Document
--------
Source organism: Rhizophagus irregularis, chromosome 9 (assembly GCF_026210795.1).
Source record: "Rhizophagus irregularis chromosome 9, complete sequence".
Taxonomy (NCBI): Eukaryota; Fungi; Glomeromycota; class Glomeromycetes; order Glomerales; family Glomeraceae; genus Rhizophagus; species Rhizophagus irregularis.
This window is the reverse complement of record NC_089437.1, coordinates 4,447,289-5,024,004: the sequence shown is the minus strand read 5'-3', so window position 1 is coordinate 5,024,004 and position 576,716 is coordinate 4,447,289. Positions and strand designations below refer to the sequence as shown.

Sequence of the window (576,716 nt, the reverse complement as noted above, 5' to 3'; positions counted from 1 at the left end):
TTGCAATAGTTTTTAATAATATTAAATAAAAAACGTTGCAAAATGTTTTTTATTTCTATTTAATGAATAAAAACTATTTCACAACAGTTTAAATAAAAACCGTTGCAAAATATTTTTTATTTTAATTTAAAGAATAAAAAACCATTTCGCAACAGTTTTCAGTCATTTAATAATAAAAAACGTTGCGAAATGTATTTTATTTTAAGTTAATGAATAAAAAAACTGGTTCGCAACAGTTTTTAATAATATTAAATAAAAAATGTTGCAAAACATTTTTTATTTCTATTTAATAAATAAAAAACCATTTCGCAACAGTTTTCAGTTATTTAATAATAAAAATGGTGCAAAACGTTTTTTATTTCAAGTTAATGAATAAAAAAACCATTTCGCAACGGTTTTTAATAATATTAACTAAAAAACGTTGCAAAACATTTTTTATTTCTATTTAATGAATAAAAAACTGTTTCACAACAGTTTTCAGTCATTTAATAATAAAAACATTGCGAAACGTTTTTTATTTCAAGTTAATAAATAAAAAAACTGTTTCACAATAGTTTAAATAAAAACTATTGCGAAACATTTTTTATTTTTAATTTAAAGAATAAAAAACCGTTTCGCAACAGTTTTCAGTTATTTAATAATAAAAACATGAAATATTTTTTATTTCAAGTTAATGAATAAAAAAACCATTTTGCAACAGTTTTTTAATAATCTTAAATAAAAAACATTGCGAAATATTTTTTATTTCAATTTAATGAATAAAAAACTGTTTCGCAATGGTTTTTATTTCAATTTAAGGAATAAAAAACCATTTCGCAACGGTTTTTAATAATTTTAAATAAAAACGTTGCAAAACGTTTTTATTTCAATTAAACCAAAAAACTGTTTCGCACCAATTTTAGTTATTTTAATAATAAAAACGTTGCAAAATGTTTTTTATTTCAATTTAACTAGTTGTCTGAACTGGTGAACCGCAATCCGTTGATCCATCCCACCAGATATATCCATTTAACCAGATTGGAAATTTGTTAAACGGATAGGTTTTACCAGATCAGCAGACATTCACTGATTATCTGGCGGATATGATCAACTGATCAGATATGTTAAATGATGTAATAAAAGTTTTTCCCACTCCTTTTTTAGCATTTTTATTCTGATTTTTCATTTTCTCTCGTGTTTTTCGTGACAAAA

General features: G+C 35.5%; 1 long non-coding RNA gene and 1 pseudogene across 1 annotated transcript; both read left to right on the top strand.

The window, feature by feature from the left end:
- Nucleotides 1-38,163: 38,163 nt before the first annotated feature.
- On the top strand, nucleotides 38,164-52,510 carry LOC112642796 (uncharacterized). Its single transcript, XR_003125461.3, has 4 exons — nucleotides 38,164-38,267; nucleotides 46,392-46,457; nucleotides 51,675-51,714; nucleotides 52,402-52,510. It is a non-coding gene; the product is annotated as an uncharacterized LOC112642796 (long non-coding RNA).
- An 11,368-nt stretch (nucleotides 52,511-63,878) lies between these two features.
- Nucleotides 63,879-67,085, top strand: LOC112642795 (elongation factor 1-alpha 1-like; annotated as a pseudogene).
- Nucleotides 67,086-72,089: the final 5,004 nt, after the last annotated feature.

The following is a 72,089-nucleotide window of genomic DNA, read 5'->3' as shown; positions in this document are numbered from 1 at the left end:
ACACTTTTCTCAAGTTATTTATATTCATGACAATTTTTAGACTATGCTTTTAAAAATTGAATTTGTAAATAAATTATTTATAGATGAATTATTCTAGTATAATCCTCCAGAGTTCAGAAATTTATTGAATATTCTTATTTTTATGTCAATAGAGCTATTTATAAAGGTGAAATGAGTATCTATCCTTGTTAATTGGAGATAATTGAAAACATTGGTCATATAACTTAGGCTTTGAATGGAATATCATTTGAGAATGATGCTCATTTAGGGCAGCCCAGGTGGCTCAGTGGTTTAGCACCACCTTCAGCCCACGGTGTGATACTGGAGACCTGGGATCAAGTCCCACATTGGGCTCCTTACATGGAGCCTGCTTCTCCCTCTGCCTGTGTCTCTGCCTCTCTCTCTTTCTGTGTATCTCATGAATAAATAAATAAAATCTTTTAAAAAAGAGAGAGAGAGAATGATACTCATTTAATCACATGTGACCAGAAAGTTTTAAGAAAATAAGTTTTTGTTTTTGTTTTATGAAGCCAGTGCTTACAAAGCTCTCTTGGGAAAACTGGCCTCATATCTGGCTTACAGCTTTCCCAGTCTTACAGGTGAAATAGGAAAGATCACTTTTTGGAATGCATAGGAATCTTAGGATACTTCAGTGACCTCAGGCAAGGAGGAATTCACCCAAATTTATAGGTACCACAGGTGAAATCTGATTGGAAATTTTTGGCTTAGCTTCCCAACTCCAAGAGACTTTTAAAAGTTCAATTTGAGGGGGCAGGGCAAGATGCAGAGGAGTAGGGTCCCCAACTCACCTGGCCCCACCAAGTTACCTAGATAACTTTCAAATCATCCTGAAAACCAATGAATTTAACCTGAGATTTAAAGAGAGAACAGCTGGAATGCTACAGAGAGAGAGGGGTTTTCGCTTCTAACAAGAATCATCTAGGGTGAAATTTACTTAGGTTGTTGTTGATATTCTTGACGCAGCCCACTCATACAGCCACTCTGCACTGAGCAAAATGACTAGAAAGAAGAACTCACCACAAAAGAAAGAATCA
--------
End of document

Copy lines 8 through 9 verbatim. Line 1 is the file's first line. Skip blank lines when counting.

The window, feature by feature from the left end:
- Nucleotides 1-38,163: 38,163 nt before the first annotated feature.